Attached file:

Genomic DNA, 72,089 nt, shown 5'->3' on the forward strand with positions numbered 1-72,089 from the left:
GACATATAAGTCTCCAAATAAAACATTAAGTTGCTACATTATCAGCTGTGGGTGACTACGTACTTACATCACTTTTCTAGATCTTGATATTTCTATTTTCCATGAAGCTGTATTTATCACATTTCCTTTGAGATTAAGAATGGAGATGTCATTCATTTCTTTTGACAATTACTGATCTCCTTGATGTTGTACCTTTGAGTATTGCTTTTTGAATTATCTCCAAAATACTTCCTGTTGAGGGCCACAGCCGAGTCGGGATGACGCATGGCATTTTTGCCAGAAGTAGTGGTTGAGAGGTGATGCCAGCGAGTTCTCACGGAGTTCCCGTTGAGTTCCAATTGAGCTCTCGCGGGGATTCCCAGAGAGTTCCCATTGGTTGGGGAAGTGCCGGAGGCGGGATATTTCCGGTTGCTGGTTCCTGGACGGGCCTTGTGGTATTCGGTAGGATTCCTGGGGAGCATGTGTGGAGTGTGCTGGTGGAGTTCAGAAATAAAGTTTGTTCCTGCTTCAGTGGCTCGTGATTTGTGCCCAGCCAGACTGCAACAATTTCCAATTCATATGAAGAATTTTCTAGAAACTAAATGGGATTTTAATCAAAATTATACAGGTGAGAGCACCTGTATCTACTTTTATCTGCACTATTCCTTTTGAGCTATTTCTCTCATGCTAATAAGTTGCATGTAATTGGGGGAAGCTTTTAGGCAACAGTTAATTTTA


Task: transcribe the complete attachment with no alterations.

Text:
Genomic DNA, 72,089 nt, shown 5'->3' on the forward strand with positions numbered 1-72,089 from the left:
GACATATAAGTCTCCAAATAAAACATTAAGTTGCTACATTATCAGCTGTGGGTGACTACGTACTTACATCACTTTTCTAGATCTTGATATTTCTATTTTCCATGAAGCTGTATTTATCACATTTCCTTTGAGATTAAGAATGGAGATGTCATTCATTTCTTTTGACAATTACTGATCTCCTTGATGTTGTACCTTTGAGTATTGCTTTTTGAATTATCTCCAAAATACTTCCTGTTGAGGGCCACAGCCGAGTCGGGATGACGCATGGCATTTTTGCCAGAAGTAGTGGTTGAGAGGTGATGCCAGCGAGTTCTCACGGAGTTCCCGTTGAGTTCCAATTGAGCTCTCGCGGGGATTCCCAGAGAGTTCCCATTGGTTGGGGAAGTGCCGGAGGCGGGATATTTCCGGTTGCTGGTTCCTGGACGGGCCTTGTGGTATTCGGTAGGATTCCTGGGGAGCATGTGTGGAGTGTGCTGGTGGAGTTCAGAAATAAAGTTTGTTCCTGCTTCAGTGGCTCGTGATTTGTGCCCAGCCAGACTGCAACAATTTCCAATTCATATGAAGAATTTTCTAGAAACTAAATGGGATTTTAATCAAAATTATACAGGTGAGAGCACCTGTATCTACTTTTATCTGCACTATTCCTTTTGAGCTATTTCTCTCATGCTAATAAGTTGCATGTAATTGGGGGAAGCTTTTAGGCAACAGTTAATTTTA